With resplendent melodicism and bold reinvention, The Jayhawks’ new album confirms the band is still in top form

The longtime band just released its ninth record, the enthralling "Paging Mr. Proust."

Oct 26, 2016 at 9:42 am

click to enlarge Veteran Minneapolis band The Jayhawks continue to show their evolution on "Paging Mr. Proust." - Photo: Provided
Photo: Provided
Veteran Minneapolis band The Jayhawks continue to show their evolution on "Paging Mr. Proust."
What are the expectations of a band three decades into a music career infused with Pop hooks, Rock classicism and understated tenacity? The Rock & Roll blueprint would suggest features like dealing with the ecstasy and toll of relentless road work, inevitable breakups, intermittent reunions and substance abuse issues, but also the will to keep on keeping on and somehow producing some career-best music.

Behold The Jayhawks.

The longtime Minneapolis band, formed in the mid-’80s and often acknowledged as one of the godfathers of AltCountry — for whatever that’s worth (less than you might think) — just released its ninth record, the enthralling Paging Mr. Proust, an exuberant echo of past glories swirling in fresh sonic textures that dip into new genres, with hints of Krautrock and looped, synth Electronica, along with their more familiar Pop Rock. Co-produced by Peter Buck of R.E.M. and Tucker Martine, Paging Mr. Proust stands as one of the best records of 2016.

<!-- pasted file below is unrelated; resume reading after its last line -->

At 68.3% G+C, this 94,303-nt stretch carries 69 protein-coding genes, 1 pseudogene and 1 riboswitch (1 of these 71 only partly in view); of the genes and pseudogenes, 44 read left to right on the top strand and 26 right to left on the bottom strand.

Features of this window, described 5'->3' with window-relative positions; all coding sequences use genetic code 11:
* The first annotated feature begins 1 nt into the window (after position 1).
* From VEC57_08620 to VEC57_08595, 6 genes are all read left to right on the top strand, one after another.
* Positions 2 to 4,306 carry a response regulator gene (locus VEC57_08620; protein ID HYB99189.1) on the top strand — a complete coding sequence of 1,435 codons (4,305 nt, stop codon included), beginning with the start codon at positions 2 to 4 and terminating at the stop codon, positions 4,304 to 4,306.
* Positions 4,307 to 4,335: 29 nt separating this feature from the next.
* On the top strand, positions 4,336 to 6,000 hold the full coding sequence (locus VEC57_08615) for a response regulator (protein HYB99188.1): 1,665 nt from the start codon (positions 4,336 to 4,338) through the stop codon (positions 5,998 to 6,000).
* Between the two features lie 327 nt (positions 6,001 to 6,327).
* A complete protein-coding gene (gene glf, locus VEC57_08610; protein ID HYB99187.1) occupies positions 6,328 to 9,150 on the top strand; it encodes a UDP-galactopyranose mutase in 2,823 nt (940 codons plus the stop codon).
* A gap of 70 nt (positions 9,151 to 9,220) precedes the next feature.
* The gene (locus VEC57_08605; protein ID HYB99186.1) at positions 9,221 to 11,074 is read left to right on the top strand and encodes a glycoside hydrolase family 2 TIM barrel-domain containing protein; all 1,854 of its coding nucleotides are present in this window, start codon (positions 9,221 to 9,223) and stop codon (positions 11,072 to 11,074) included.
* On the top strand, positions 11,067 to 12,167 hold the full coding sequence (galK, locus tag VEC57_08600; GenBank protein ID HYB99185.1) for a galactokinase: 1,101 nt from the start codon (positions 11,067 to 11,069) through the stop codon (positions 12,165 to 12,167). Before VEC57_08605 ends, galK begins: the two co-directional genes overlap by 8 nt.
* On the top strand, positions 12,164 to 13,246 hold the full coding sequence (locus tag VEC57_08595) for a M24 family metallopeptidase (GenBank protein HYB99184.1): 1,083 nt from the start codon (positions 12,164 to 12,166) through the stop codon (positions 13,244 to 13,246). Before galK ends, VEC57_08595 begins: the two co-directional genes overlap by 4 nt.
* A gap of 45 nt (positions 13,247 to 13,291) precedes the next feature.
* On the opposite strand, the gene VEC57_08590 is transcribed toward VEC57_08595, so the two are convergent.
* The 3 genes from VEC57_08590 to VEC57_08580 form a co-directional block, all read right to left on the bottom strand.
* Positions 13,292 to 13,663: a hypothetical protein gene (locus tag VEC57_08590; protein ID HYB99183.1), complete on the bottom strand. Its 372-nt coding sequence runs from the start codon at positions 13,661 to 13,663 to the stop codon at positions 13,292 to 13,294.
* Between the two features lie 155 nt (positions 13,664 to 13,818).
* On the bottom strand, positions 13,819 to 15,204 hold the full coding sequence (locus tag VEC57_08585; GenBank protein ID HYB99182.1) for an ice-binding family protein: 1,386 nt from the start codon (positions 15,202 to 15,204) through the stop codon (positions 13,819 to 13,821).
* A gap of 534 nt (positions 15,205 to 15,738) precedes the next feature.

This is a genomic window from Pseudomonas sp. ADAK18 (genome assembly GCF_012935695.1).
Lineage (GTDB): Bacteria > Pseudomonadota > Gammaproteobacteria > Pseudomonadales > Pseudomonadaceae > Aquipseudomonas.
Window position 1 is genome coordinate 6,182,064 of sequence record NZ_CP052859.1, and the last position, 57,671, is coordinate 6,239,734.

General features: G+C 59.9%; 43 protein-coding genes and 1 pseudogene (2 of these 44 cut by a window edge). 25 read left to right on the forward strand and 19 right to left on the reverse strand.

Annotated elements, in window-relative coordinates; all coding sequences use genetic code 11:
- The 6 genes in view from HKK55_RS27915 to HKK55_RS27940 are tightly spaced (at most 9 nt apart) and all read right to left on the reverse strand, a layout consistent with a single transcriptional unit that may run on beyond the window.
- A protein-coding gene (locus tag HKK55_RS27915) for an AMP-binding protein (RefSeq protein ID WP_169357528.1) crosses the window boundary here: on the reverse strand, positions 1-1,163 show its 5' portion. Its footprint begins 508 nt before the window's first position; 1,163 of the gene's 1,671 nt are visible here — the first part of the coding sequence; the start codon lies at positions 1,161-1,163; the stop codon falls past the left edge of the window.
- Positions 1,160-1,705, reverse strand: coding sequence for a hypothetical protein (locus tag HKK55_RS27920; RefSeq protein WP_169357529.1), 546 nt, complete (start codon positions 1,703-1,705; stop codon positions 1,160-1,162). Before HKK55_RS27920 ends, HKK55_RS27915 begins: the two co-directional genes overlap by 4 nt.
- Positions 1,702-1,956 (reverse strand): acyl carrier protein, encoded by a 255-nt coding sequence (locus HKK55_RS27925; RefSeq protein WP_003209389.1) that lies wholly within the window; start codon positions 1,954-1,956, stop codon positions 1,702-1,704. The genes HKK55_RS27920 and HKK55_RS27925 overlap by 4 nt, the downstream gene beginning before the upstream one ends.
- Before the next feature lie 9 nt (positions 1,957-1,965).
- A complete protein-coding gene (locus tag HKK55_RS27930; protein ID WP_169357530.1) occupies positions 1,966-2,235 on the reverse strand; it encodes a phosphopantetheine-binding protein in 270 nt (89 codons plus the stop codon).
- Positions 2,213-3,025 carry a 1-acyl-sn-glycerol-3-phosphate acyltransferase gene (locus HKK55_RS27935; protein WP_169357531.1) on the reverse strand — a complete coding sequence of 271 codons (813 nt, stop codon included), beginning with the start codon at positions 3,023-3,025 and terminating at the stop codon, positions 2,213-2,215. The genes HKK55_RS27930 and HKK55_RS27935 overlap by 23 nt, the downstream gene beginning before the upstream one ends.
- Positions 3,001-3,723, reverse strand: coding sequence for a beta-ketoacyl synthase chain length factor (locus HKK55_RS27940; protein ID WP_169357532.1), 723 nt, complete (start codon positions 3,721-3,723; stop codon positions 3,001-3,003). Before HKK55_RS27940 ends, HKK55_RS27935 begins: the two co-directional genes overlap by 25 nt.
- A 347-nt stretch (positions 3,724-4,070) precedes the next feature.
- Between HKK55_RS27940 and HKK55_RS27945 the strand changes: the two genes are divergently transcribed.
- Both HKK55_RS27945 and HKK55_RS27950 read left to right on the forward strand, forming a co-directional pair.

On their current tour, the band spends two hours lifting singer/guitarist Gary Louris’ bittersweet Pop nuggets with Rickenbacker-driven crescendos, playing songs that should have been bigger “hit” contenders in a better world. They play Minnesotan twang-and-crunch classics from 1992’s Hollywood Town Hall, like “Waiting for the Sun,” which put The Jayhawks on the Roots map in the early ’90s, to a heartfelt encore singalong of Grand Funk Railroad’s “Bad Time.” And they play the Beatlesque soul-swoon testifying of “Trouble” from 1997’s Sound of Lies, the first album without cofounder/singer/songwriter Mark Olson and still possibly their best — a psychedelic dream of disillusion awash in jaded poetry and majestic chords stacked sky-high with melancholy. 

In speaking by phone with cofounder Louris, now the main songwriter and lead singer/guitarist of the band, from his Minneapolis home, he sounds relieved to have survived the last decade of personal and professional upheaval with his band’s support intact. 

“At this time in my life I needed structure in a band with these particular people,” he says. “I think going through the stuff I went through — like rehab — you find a new appreciation for things you have, instead of always thinking of what you don’t have. I realized this band is fantastic and they’re my home.”

Between releasing solo records, songwriting for Dixie Chicks and Nickel Creek and producing records for bands like The Sadies, Louris consistently delivers with his veteran’s grace and distinctive sound. The Jayhawks are his first love, and there’s an inherent pride in his voice as he discusses Paging Mr. Proust.

Isn’t it just like The Jayhawks to name their new project after a brilliant but anachronistic 19th-century French author hardly read in today’s comics-literate America? In fact, the whole record shines with literary references, subtle but evident, imbuing nuance and depth to a master songwriter’s craft. Blue guitars foretell remembrances of things past.